People need to wake up and realize that spirituality is not something that is bought and sold.  Spirituality is something that is carefully developed on ones own.  It is understandable to pay someone for his or her help in the process to develop spirituality.  Teachers deserve to be paid to teach students.  But the payment should be reasonable.  And spiritual development takes time, not money.  Anyone who says otherwise is someone that should not be trusted.  Spirituality is hard to measure and hard to qualify.  People out to cheat others are much easier to spot.

Saturday, April 4, 2009 - Posted by | Faith, Ifa, Life, Orisa, Religion, Spirituality, Thoughts

2 Comments »

  1. You see these fleecing blood suckers in all religions in one way or another. Need I mention that fat cat Joel Osteen or Creflow Dollar.

    But, you are right on point. Baba’s who tell you that they have spoken with Orunmila or some other Orisha and they told him that you need to give the baba some outrageous amount of money or any money at all is a lying loser. That is just ridiculous.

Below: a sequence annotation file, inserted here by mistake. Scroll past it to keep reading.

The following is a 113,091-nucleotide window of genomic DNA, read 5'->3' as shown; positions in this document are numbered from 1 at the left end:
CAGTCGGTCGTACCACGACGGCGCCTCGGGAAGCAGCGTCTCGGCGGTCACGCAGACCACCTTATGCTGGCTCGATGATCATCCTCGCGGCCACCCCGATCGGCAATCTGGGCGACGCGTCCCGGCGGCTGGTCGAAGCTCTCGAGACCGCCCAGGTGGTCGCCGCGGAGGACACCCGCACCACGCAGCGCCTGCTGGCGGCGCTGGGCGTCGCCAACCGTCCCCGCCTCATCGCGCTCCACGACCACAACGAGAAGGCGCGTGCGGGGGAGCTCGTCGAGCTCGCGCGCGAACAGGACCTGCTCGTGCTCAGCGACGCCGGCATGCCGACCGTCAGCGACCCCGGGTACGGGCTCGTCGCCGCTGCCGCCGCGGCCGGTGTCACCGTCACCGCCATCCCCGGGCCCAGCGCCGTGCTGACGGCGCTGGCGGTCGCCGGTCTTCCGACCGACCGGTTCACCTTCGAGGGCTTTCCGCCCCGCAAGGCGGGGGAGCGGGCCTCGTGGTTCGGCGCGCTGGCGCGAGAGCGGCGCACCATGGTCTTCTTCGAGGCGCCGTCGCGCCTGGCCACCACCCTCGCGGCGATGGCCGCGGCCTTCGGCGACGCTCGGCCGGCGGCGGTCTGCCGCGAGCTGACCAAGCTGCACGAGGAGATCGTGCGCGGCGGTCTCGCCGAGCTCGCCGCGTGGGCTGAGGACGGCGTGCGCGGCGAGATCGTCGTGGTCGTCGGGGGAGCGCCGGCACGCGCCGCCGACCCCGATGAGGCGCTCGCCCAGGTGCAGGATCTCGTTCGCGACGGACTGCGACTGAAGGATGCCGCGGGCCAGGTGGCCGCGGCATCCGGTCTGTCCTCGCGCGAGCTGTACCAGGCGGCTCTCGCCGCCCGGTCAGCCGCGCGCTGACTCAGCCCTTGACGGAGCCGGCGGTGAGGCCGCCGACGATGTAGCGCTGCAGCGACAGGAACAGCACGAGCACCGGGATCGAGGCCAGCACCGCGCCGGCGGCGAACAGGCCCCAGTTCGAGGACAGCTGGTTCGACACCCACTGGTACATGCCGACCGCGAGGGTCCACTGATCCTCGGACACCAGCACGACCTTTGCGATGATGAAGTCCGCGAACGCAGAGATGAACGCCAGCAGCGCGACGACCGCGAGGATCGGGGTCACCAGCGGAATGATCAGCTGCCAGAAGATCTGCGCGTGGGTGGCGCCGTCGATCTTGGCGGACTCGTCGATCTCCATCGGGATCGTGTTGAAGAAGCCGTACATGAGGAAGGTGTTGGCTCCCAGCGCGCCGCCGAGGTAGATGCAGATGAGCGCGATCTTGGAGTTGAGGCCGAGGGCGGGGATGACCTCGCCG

Money isn’t a part of spirituality so why would any Orisha or Jesus or anyone need you to give money to some priest, preacher, or whoever? What sense does this make? Take charge of your own spirituality and stop waiting for one of those flakes to take charge of it for you.

    Thanks.

    Comment by theblacksentinel | Saturday, April 4, 2009 | Reply

  2. I suspect that the spirituality/religion distinction has been overdrawn, particularly in the modern context where the two blur. I have just posted on it. In case you are interested, here is the link. http://deligentia.wordpress.com/2009/10/30/spirituality-and-religion-a-false-dichotomy/

    Comment by A Free Spirit | Friday, October 30, 2009 | Reply